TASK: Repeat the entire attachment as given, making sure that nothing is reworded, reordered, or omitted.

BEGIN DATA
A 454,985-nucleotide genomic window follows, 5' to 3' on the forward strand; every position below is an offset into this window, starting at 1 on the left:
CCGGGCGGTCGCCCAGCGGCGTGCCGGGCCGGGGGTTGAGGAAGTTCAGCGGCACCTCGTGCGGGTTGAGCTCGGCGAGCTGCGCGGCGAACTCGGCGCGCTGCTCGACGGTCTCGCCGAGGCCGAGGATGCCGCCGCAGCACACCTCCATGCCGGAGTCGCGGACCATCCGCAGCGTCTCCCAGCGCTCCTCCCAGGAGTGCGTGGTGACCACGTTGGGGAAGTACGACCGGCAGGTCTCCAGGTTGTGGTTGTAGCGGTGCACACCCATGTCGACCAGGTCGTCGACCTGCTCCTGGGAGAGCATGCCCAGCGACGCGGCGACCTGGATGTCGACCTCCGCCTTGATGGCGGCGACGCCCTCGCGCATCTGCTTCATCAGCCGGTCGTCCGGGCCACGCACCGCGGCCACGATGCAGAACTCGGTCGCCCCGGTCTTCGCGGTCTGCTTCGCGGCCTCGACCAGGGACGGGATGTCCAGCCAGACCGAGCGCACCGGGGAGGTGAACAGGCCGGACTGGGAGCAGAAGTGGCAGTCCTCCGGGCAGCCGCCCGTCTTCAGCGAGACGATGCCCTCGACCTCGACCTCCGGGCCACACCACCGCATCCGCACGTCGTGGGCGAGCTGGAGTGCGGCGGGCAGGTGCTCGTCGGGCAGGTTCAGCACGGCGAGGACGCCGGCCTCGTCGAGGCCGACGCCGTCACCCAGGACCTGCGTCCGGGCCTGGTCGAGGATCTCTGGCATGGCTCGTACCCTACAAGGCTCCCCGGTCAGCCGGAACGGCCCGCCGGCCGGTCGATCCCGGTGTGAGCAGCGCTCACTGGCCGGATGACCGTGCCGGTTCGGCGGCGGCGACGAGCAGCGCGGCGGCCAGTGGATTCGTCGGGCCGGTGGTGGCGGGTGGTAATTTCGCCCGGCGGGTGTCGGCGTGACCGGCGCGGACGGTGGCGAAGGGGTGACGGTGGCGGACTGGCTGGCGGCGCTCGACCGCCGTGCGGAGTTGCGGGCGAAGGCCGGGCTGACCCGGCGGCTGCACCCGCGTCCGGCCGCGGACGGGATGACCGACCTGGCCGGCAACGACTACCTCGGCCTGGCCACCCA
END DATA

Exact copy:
A 454,985-nucleotide genomic window follows, 5' to 3' on the forward strand; every position below is an offset into this window, starting at 1 on the left:
CCGGGCGGTCGCCCAGCGGCGTGCCGGGCCGGGGGTTGAGGAAGTTCAGCGGCACCTCGTGCGGGTTGAGCTCGGCGAGCTGCGCGGCGAACTCGGCGCGCTGCTCGACGGTCTCGCCGAGGCCGAGGATGCCGCCGCAGCACACCTCCATGCCGGAGTCGCGGACCATCCGCAGCGTCTCCCAGCGCTCCTCCCAGGAGTGCGTGGTGACCACGTTGGGGAAGTACGACCGGCAGGTCTCCAGGTTGTGGTTGTAGCGGTGCACACCCATGTCGACCAGGTCGTCGACCTGCTCCTGGGAGAGCATGCCCAGCGACGCGGCGACCTGGATGTCGACCTCCGCCTTGATGGCGGCGACGCCCTCGCGCATCTGCTTCATCAGCCGGTCGTCCGGGCCACGCACCGCGGCCACGATGCAGAACTCGGTCGCCCCGGTCTTCGCGGTCTGCTTCGCGGCCTCGACCAGGGACGGGATGTCCAGCCAGACCGAGCGCACCGGGGAGGTGAACAGGCCGGACTGGGAGCAGAAGTGGCAGTCCTCCGGGCAGCCGCCCGTCTTCAGCGAGACGATGCCCTCGACCTCGACCTCCGGGCCACACCACCGCATCCGCACGTCGTGGGCGAGCTGGAGTGCGGCGGGCAGGTGCTCGTCGGGCAGGTTCAGCACGGCGAGGACGCCGGCCTCGTCGAGGCCGACGCCGTCACCCAGGACCTGCGTCCGGGCCTGGTCGAGGATCTCTGGCATGGCTCGTACCCTACAAGGCTCCCCGGTCAGCCGGAACGGCCCGCCGGCCGGTCGATCCCGGTGTGAGCAGCGCTCACTGGCCGGATGACCGTGCCGGTTCGGCGGCGGCGACGAGCAGCGCGGCGGCCAGTGGATTCGTCGGGCCGGTGGTGGCGGGTGGTAATTTCGCCCGGCGGGTGTCGGCGTGACCGGCGCGGACGGTGGCGAAGGGGTGACGGTGGCGGACTGGCTGGCGGCGCTCGACCGCCGTGCGGAGTTGCGGGCGAAGGCCGGGCTGACCCGGCGGCTGCACCCGCGTCCGGCCGCGGACGGGATGACCGACCTGGCCGGCAACGACTACCTCGGCCTGGCCACCCA